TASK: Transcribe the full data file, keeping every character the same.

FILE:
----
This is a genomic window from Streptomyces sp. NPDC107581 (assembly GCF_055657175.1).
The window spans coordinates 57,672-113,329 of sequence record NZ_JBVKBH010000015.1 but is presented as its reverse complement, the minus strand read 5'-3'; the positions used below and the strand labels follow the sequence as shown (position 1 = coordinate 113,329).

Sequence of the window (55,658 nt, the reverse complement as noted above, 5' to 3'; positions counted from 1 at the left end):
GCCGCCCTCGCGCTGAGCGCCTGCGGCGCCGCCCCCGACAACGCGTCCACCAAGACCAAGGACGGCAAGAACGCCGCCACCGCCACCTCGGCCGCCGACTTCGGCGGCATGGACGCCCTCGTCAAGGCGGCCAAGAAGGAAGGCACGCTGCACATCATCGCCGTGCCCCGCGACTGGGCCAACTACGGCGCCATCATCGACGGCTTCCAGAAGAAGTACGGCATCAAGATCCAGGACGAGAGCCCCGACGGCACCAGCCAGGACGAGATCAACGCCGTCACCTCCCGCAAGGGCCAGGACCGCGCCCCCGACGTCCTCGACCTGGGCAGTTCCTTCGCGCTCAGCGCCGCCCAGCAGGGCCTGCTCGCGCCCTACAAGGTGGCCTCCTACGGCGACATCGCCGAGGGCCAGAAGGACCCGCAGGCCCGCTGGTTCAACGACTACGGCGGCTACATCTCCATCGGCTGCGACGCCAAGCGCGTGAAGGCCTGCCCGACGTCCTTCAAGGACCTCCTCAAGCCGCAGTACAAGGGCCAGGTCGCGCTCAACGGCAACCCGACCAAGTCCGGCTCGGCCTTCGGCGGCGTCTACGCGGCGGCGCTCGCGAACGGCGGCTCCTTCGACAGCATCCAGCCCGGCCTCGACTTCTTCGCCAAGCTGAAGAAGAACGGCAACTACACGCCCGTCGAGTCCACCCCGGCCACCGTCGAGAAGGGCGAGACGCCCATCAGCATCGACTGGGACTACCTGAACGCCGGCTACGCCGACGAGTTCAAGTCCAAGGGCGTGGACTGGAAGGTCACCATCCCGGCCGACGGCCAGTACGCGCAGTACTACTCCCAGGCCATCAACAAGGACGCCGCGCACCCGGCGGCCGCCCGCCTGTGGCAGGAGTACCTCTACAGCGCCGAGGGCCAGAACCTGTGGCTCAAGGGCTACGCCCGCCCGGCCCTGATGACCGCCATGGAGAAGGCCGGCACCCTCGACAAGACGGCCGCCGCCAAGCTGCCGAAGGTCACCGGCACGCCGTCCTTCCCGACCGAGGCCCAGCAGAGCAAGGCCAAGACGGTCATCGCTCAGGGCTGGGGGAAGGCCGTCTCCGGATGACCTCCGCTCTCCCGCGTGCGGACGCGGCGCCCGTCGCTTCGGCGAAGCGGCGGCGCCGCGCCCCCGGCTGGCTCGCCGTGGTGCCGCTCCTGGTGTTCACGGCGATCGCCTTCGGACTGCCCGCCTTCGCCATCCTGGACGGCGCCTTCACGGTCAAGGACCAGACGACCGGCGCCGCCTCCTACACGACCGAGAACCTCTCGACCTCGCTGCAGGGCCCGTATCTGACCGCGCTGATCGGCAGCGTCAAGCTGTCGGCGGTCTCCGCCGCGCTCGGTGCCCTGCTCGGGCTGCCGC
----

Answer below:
This is a genomic window from Streptomyces sp. NPDC107581 (assembly GCF_055657175.1).
The window spans coordinates 57,672-113,329 of sequence record NZ_JBVKBH010000015.1 but is presented as its reverse complement, the minus strand read 5'-3'; the positions used below and the strand labels follow the sequence as shown (position 1 = coordinate 113,329).

Sequence of the window (55,658 nt, the reverse complement as noted above, 5' to 3'; positions counted from 1 at the left end):
GCCGCCCTCGCGCTGAGCGCCTGCGGCGCCGCCCCCGACAACGCGTCCACCAAGACCAAGGACGGCAAGAACGCCGCCACCGCCACCTCGGCCGCCGACTTCGGCGGCATGGACGCCCTCGTCAAGGCGGCCAAGAAGGAAGGCACGCTGCACATCATCGCCGTGCCCCGCGACTGGGCCAACTACGGCGCCATCATCGACGGCTTCCAGAAGAAGTACGGCATCAAGATCCAGGACGAGAGCCCCGACGGCACCAGCCAGGACGAGATCAACGCCGTCACCTCCCGCAAGGGCCAGGACCGCGCCCCCGACGTCCTCGACCTGGGCAGTTCCTTCGCGCTCAGCGCCGCCCAGCAGGGCCTGCTCGCGCCCTACAAGGTGGCCTCCTACGGCGACATCGCCGAGGGCCAGAAGGACCCGCAGGCCCGCTGGTTCAACGACTACGGCGGCTACATCTCCATCGGCTGCGACGCCAAGCGCGTGAAGGCCTGCCCGACGTCCTTCAAGGACCTCCTCAAGCCGCAGTACAAGGGCCAGGTCGCGCTCAACGGCAACCCGACCAAGTCCGGCTCGGCCTTCGGCGGCGTCTACGCGGCGGCGCTCGCGAACGGCGGCTCCTTCGACAGCATCCAGCCCGGCCTCGACTTCTTCGCCAAGCTGAAGAAGAACGGCAACTACACGCCCGTCGAGTCCACCCCGGCCACCGTCGAGAAGGGCGAGACGCCCATCAGCATCGACTGGGACTACCTGAACGCCGGCTACGCCGACGAGTTCAAGTCCAAGGGCGTGGACTGGAAGGTCACCATCCCGGCCGACGGCCAGTACGCGCAGTACTACTCCCAGGCCATCAACAAGGACGCCGCGCACCCGGCGGCCGCCCGCCTGTGGCAGGAGTACCTCTACAGCGCCGAGGGCCAGAACCTGTGGCTCAAGGGCTACGCCCGCCCGGCCCTGATGACCGCCATGGAGAAGGCCGGCACCCTCGACAAGACGGCCGCCGCCAAGCTGCCGAAGGTCACCGGCACGCCGTCCTTCCCGACCGAGGCCCAGCAGAGCAAGGCCAAGACGGTCATCGCTCAGGGCTGGGGGAAGGCCGTCTCCGGATGACCTCCGCTCTCCCGCGTGCGGACGCGGCGCCCGTCGCTTCGGCGAAGCGGCGGCGCCGCGCCCCCGGCTGGCTCGCCGTGGTGCCGCTCCTGGTGTTCACGGCGATCGCCTTCGGACTGCCCGCCTTCGCCATCCTGGACGGCGCCTTCACGGTCAAGGACCAGACGACCGGCGCCGCCTCCTACACGACCGAGAACCTCTCGACCTCGCTGCAGGGCCCGTATCTGACCGCGCTGATCGGCAGCGTCAAGCTGTCGGCGGTCTCCGCCGCGCTCGGTGCCCTGCTCGGGCTGCCGC